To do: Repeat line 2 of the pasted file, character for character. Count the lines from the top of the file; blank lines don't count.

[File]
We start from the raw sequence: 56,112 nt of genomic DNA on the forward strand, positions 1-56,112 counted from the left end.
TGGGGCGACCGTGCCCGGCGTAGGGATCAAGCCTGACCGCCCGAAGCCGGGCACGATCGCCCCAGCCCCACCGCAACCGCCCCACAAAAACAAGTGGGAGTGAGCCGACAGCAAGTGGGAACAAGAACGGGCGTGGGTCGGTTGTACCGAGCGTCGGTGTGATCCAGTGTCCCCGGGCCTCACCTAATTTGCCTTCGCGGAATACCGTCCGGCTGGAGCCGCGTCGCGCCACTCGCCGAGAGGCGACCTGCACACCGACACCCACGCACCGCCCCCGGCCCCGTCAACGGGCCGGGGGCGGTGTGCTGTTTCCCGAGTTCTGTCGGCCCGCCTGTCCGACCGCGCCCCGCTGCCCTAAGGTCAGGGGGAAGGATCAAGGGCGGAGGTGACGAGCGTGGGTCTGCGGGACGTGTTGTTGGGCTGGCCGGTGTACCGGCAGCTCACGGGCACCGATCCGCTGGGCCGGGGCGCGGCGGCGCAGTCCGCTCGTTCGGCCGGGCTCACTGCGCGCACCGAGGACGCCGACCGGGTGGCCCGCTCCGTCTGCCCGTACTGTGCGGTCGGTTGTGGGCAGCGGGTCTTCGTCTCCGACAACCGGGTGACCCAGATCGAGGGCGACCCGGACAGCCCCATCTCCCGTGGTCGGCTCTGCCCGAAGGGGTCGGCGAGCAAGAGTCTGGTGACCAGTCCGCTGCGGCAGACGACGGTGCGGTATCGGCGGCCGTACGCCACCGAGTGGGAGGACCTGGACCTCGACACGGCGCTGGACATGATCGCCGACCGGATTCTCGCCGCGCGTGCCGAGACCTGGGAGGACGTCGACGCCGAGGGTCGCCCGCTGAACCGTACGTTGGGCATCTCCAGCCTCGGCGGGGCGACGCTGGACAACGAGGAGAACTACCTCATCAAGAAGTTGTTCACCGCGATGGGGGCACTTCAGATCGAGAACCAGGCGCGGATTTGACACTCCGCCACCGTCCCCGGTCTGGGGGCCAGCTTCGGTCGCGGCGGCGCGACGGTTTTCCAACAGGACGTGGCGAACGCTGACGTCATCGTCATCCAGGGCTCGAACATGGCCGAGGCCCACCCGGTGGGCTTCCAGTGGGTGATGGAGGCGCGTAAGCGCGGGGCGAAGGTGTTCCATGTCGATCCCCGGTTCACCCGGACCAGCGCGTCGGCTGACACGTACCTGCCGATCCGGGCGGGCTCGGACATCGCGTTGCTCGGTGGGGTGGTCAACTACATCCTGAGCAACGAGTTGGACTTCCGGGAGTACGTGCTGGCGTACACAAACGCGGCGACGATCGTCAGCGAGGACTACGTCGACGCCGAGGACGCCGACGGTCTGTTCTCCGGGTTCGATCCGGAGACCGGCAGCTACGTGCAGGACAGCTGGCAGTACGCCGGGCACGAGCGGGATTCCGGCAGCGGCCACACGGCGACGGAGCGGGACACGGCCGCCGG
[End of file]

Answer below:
TGGGGCGACCGTGCCCGGCGTAGGGATCAAGCCTGACCGCCCGAAGCCGGGCACGATCGCCCCAGCCCCACCGCAACCGCCCCACAAAAACAAGTGGGAGTGAGCCGACAGCAAGTGGGAACAAGAACGGGCGTGGGTCGGTTGTACCGAGCGTCGGTGTGATCCAGTGTCCCCGGGCCTCACCTAATTTGCCTTCGCGGAATACCGTCCGGCTGGAGCCGCGTCGCGCCACTCGCCGAGAGGCGACCTGCACACCGACACCCACGCACCGCCCCCGGCCCCGTCAACGGGCCGGGGGCGGTGTGCTGTTTCCCGAGTTCTGTCGGCCCGCCTGTCCGACCGCGCCCCGCTGCCCTAAGGTCAGGGGGAAGGATCAAGGGCGGAGGTGACGAGCGTGGGTCTGCGGGACGTGTTGTTGGGCTGGCCGGTGTACCGGCAGCTCACGGGCACCGATCCGCTGGGCCGGGGCGCGGCGGCGCAGTCCGCTCGTTCGGCCGGGCTCACTGCGCGCACCGAGGACGCCGACCGGGTGGCCCGCTCCGTCTGCCCGTACTGTGCGGTCGGTTGTGGGCAGCGGGTCTTCGTCTCCGACAACCGGGTGACCCAGATCGAGGGCGACCCGGACAGCCCCATCTCCCGTGGTCGGCTCTGCCCGAAGGGGTCGGCGAGCAAGAGTCTGGTGACCAGTCCGCTGCGGCAGACGACGGTGCGGTATCGGCGGCCGTACGCCACCGAGTGGGAGGACCTGGACCTCGACACGGCGCTGGACATGATCGCCGACCGGATTCTCGCCGCGCGTGCCGAGACCTGGGAGGACGTCGACGCCGAGGGTCGCCCGCTGAACCGTACGTTGGGCATCTCCAGCCTCGGCGGGGCGACGCTGGACAACGAGGAGAACTACCTCATCAAGAAGTTGTTCACCGCGATGGGGGCACTTCAGATCGAGAACCAGGCGCGGATTTGACACTCCGCCACCGTCCCCGGTCTGGGGGCCAGCTTCGGTCGCGGCGGCGCGACGGTTTTCCAACAGGACGTGGCGAACGCTGACGTCATCGTCATCCAGGGCTCGAACATGGCCGAGGCCCACCCGGTGGGCTTCCAGTGGGTGATGGAGGCGCGTAAGCGCGGGGCGAAGGTGTTCCATGTCGATCCCCGGTTCACCCGGACCAGCGCGTCGGCTGACACGTACCTGCCGATCCGGGCGGGCTCGGACATCGCGTTGCTCGGTGGGGTGGTCAACTACATCCTGAGCAACGAGTTGGACTTCCGGGAGTACGTGCTGGCGTACACAAACGCGGCGACGATCGTCAGCGAGGACTACGTCGACGCCGAGGACGCCGACGGTCTGTTCTCCGGGTTCGATCCGGAGACCGGCAGCTACGTGCAGGACAGCTGGCAGTACGCCGGGCACGAGCGGGATTCCGGCAGCGGCCACACGGCGACGGAGCGGGACACGGCCGCCGG